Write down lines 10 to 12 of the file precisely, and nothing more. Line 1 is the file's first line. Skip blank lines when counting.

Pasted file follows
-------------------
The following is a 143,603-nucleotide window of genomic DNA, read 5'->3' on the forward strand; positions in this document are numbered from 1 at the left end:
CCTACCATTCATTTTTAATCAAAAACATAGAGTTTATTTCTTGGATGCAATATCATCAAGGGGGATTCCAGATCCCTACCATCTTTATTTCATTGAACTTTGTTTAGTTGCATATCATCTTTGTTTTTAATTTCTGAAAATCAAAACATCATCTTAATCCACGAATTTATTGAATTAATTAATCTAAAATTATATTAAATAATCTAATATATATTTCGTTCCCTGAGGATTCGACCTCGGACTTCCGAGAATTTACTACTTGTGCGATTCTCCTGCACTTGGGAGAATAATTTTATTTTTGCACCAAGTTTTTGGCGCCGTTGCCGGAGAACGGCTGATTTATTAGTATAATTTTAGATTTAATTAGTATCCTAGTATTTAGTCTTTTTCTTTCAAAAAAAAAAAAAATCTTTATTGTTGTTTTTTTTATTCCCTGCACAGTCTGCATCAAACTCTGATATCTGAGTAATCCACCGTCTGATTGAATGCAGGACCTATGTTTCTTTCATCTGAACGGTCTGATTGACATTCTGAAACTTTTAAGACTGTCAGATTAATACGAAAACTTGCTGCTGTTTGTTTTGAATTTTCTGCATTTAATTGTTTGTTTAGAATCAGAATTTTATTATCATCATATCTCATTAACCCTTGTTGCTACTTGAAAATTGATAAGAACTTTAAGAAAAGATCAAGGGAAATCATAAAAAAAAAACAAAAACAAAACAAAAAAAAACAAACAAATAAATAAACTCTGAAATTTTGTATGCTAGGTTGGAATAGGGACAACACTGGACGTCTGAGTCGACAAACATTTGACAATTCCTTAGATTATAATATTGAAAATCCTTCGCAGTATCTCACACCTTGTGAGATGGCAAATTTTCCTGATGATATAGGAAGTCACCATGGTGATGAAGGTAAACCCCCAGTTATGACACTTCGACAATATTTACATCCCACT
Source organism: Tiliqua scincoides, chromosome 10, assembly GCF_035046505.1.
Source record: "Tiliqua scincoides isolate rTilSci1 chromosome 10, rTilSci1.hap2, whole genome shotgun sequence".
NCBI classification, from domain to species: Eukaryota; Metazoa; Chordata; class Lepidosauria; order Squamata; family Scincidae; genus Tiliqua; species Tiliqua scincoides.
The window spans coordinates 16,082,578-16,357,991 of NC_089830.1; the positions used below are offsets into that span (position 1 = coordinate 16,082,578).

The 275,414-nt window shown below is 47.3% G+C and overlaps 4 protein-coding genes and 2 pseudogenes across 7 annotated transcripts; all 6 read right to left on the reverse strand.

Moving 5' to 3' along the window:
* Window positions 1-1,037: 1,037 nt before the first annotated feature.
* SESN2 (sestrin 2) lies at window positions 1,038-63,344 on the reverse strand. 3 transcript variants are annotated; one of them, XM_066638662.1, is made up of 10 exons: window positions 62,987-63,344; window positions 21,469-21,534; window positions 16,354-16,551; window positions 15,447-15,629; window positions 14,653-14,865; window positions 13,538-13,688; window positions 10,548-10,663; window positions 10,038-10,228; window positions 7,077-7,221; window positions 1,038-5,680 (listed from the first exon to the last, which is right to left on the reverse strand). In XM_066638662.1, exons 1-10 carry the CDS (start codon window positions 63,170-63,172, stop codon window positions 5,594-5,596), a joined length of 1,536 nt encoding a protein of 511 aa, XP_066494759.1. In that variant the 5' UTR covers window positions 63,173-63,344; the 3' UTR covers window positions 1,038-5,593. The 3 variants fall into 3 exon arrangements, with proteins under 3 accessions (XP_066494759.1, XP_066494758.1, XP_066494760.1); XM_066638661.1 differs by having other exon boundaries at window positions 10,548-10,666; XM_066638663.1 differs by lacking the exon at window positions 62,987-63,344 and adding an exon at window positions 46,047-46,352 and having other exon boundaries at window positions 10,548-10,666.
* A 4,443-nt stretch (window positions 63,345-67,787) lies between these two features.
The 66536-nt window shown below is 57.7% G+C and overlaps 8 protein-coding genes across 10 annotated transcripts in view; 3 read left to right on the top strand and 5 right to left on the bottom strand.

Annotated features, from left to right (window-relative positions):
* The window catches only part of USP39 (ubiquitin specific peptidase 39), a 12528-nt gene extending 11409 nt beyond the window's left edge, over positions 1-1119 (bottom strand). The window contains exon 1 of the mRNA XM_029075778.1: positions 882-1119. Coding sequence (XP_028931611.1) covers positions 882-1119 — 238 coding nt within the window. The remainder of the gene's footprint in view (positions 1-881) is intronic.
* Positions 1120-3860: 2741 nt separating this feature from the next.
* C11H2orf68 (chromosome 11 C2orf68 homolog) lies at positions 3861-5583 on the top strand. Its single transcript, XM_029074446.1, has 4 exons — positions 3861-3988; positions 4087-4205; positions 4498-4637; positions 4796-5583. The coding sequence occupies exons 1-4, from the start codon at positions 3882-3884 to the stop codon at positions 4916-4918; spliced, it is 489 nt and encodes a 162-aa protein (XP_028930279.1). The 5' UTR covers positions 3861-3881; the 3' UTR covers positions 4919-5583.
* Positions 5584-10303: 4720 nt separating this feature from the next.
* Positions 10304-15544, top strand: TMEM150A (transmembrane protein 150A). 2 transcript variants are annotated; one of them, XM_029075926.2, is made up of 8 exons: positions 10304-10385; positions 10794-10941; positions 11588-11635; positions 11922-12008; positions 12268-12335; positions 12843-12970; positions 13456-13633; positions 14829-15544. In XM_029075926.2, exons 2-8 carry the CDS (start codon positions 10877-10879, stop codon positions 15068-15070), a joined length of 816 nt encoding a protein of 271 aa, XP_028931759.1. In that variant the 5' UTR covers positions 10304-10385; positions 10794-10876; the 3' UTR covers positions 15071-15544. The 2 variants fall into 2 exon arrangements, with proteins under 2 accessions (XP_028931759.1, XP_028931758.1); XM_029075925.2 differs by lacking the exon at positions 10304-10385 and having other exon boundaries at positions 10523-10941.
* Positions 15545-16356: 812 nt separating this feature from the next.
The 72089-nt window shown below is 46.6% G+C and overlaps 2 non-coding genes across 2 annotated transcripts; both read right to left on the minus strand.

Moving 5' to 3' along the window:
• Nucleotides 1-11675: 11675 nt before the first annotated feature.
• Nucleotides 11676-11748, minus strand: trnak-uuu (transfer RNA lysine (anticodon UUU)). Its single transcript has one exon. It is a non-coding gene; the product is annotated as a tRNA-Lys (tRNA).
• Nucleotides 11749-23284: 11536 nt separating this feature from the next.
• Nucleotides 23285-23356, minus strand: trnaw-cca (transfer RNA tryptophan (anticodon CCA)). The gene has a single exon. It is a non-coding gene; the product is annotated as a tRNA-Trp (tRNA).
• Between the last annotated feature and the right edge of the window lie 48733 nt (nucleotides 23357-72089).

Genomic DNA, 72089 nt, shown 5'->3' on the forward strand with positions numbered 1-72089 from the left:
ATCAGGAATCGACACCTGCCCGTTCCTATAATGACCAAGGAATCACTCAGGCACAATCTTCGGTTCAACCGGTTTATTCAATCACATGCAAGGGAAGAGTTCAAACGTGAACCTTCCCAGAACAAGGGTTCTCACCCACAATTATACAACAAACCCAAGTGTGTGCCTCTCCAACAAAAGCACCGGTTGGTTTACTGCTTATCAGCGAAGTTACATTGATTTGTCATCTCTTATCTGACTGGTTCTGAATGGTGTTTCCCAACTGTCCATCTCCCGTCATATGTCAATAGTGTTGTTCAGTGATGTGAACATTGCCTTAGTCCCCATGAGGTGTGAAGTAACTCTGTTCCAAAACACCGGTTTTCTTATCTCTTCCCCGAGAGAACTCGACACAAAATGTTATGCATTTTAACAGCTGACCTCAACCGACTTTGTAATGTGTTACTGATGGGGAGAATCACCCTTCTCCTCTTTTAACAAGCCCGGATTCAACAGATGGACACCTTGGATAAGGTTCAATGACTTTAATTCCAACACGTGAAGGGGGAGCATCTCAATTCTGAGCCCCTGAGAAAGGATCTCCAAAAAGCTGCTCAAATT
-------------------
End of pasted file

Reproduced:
* SESN2 (sestrin 2) lies at window positions 1,038-63,344 on the reverse strand. 3 transcript variants are annotated; one of them, XM_066638662.1, is made up of 10 exons: window positions 62,987-63,344; window positions 21,469-21,534; window positions 16,354-16,551; window positions 15,447-15,629; window positions 14,653-14,865; window positions 13,538-13,688; window positions 10,548-10,663; window positions 10,038-10,228; window positions 7,077-7,221; window positions 1,038-5,680 (listed from the first exon to the last, which is right to left on the reverse strand). In XM_066638662.1, exons 1-10 carry the CDS (start codon window positions 63,170-63,172, stop codon window positions 5,594-5,596), a joined length of 1,536 nt encoding a protein of 511 aa, XP_066494759.1. In that variant the 5' UTR covers window positions 63,173-63,344; the 3' UTR covers window positions 1,038-5,593. The 3 variants fall into 3 exon arrangements, with proteins under 3 accessions (XP_066494759.1, XP_066494758.1, XP_066494760.1); XM_066638661.1 differs by having other exon boundaries at window positions 10,548-10,666; XM_066638663.1 differs by lacking the exon at window positions 62,987-63,344 and adding an exon at window positions 46,047-46,352 and having other exon boundaries at window positions 10,548-10,666.
* A 4,443-nt stretch (window positions 63,345-67,787) lies between these two features.
The 66536-nt window shown below is 57.7% G+C and overlaps 8 protein-coding genes across 10 annotated transcripts in view; 3 read left to right on the top strand and 5 right to left on the bottom strand.